Is it going to help you maintain your current fitness level? I can't speak to that--my guess is not. But, it might help you maintain some of that strength as well as build up some other muscles that will strengthen your core. And some yoga practitioners are really incredibly strong. It can be rigorous.

You may have to find a few different classes and teachers to find a good fit. Maybe call around and ask if they offer "Yoga for Weightlifters."

Other low impact stuff includes swimming and bicycling. And you know the best part? Bicycling is really fun! (For me at least.)

Good luck with your recovery.
posted by bluedaisy at 8:07 PM on November 2, 2011 [1 favorite]


Pilates may also be helpful, as it incorporates a lot of core strengthening with the stretching moves found in yoga.
posted by blurker at 8:10 PM on November 2, 2011 [1 favorite]


Oh, and I just found this other article about jocks and tough guys who take yoga and this one about exercises for people who overdo it.
posted by bluedaisy at 8:10 PM on November 2, 2011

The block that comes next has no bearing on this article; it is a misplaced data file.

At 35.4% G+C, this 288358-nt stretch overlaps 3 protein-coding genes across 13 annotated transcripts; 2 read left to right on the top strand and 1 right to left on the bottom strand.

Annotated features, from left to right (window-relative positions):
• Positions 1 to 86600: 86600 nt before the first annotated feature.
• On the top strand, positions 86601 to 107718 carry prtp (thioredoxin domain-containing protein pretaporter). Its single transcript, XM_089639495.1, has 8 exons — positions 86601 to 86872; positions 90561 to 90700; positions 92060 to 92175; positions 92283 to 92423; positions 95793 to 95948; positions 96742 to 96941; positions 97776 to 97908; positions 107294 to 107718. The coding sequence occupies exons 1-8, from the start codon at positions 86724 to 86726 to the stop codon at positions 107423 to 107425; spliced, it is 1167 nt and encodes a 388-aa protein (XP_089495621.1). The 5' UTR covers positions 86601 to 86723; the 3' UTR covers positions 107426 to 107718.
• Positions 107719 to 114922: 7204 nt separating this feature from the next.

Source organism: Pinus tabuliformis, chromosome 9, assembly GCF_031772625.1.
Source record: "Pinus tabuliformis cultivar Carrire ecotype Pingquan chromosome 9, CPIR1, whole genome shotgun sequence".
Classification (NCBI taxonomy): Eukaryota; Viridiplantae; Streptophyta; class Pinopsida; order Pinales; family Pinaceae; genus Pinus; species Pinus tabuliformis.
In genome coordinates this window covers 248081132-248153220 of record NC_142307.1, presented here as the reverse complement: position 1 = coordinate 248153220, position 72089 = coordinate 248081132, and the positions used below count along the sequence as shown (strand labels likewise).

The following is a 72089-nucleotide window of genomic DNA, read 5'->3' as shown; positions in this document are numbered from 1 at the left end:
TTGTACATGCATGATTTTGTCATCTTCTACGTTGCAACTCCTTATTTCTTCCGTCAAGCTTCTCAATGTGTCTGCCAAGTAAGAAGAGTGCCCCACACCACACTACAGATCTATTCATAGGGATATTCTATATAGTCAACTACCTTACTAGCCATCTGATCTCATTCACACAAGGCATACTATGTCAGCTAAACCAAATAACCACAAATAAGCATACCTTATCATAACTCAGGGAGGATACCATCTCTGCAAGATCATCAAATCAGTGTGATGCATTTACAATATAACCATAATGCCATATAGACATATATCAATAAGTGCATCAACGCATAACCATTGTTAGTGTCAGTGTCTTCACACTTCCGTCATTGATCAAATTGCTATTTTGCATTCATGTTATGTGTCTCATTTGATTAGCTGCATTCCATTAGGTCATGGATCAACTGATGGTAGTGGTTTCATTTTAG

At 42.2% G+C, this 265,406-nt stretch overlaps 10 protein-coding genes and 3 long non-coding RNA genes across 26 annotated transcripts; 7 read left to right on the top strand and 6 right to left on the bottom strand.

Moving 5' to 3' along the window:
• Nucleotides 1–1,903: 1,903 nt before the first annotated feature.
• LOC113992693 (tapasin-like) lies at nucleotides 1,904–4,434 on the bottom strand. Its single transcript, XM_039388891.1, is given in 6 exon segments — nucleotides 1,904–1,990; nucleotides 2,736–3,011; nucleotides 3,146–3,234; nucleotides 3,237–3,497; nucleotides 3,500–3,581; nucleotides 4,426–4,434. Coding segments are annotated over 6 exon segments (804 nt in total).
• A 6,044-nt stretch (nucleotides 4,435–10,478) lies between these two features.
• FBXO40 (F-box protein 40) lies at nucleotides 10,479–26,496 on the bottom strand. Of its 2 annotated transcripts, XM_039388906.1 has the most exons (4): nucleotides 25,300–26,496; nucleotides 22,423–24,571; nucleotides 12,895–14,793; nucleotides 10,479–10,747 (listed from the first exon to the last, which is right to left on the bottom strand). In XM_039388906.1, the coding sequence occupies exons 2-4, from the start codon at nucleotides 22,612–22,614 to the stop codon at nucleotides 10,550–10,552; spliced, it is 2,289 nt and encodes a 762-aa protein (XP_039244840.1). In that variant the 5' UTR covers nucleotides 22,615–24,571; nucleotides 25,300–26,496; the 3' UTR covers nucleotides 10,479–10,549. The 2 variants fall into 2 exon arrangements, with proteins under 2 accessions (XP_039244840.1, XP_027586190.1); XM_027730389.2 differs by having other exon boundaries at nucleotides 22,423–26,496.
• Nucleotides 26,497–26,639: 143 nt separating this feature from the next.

It's not going to give you the same muscle mass that weightlifting does but erging! It's low-impact, nearly full-body, miserable, and incredibly effective. There's also a community (of crazies) who compete in indoor rowing events, log their distance milestones, or compete for time in specific distance events. I can't stress enough how awful it is but if some of what you liked in weightlifting is making yourself hurt for future gain then you'd love erging. And with thirty minutes a day you can stay very, very fit.

Oh, and rowing is extremely good for your back. It may look like your back is doing most of the work but with proper technique (which if you take up erging you should make sure you have) your legs do most of the work but your back is involved enough that it's given the opportunity to gradually strengthen or heal.